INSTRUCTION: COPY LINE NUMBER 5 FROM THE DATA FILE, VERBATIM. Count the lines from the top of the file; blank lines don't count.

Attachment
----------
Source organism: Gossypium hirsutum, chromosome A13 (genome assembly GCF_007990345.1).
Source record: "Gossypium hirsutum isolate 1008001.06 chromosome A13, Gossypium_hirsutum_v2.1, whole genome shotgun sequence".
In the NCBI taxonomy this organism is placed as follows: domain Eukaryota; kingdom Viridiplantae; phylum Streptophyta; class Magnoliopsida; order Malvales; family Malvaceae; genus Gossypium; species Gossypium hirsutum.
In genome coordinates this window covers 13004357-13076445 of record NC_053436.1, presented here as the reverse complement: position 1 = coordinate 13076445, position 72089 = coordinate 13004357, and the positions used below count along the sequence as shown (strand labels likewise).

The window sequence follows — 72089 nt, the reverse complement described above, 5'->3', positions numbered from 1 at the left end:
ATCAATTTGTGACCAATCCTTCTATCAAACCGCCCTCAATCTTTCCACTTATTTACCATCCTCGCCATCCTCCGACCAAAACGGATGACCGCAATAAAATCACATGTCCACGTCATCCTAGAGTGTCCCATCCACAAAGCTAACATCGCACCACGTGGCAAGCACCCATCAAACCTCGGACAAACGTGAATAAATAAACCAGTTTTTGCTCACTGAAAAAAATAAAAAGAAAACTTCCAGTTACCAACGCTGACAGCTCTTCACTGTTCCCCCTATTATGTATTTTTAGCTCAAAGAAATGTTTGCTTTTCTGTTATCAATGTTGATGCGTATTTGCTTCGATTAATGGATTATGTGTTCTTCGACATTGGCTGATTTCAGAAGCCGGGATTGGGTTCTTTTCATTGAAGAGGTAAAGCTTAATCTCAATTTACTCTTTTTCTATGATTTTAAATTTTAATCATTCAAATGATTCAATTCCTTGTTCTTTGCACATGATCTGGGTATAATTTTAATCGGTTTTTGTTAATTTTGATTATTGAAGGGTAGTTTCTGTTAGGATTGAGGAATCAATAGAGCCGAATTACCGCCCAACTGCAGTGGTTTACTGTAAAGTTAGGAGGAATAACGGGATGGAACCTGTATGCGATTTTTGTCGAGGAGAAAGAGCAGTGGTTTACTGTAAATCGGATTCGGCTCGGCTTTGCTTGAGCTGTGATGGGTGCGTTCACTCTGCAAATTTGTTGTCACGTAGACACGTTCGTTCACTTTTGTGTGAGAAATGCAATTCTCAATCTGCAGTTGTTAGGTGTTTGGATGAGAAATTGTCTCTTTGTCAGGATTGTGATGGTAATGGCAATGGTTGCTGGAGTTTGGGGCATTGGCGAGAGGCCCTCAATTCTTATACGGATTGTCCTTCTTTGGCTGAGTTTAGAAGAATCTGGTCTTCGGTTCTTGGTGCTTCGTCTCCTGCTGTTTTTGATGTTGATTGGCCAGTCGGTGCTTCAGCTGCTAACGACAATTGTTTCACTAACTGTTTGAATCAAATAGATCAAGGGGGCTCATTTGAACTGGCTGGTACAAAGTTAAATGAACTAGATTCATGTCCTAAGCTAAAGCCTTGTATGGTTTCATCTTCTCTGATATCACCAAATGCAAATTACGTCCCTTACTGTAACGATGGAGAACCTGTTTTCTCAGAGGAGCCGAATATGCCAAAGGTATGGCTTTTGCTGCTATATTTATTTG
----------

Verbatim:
The window sequence follows — 72089 nt, the reverse complement described above, 5'->3', positions numbered from 1 at the left end: